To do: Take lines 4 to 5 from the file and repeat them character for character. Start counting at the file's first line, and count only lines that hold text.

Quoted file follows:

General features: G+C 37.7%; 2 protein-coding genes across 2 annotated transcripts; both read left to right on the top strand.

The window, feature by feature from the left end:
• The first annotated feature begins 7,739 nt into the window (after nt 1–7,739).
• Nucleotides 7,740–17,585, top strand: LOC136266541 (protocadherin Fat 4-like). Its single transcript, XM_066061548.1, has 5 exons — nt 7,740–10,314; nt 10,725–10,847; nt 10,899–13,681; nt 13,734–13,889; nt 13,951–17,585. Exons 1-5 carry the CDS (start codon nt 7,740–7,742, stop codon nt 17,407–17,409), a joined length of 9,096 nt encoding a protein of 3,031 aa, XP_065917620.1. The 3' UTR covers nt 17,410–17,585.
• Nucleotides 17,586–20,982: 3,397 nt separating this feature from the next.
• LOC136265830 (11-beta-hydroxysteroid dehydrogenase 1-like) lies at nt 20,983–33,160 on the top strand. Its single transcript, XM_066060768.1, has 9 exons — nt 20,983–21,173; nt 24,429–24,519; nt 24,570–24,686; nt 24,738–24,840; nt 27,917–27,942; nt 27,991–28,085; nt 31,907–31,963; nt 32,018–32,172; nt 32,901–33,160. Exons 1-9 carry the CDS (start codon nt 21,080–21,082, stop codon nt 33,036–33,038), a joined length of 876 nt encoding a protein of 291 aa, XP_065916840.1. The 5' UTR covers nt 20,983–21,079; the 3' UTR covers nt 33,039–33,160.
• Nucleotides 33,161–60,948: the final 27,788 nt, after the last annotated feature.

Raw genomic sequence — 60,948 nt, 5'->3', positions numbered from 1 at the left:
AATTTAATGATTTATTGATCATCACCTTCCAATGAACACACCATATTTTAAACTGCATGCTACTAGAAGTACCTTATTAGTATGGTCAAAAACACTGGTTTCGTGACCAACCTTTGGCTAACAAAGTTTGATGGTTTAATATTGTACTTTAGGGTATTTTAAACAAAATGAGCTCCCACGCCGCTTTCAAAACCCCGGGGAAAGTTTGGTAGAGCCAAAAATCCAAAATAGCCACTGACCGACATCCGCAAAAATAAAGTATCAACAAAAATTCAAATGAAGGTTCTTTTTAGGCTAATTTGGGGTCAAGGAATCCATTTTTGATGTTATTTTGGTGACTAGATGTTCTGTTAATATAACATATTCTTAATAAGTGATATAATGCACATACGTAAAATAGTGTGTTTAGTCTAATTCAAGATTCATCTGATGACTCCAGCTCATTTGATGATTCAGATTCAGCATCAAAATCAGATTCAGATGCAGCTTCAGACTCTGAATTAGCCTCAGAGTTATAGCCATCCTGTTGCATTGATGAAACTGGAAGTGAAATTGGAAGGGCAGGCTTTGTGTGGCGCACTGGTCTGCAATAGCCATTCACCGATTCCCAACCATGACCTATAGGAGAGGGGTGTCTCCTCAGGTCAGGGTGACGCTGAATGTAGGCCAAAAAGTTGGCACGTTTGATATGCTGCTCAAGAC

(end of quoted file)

• Nucleotides 7,740–17,585, top strand: LOC136266541 (protocadherin Fat 4-like). Its single transcript, XM_066061548.1, has 5 exons — nt 7,740–10,314; nt 10,725–10,847; nt 10,899–13,681; nt 13,734–13,889; nt 13,951–17,585. Exons 1-5 carry the CDS (start codon nt 7,740–7,742, stop codon nt 17,407–17,409), a joined length of 9,096 nt encoding a protein of 3,031 aa, XP_065917620.1. The 3' UTR covers nt 17,410–17,585.
• Nucleotides 17,586–20,982: 3,397 nt separating this feature from the next.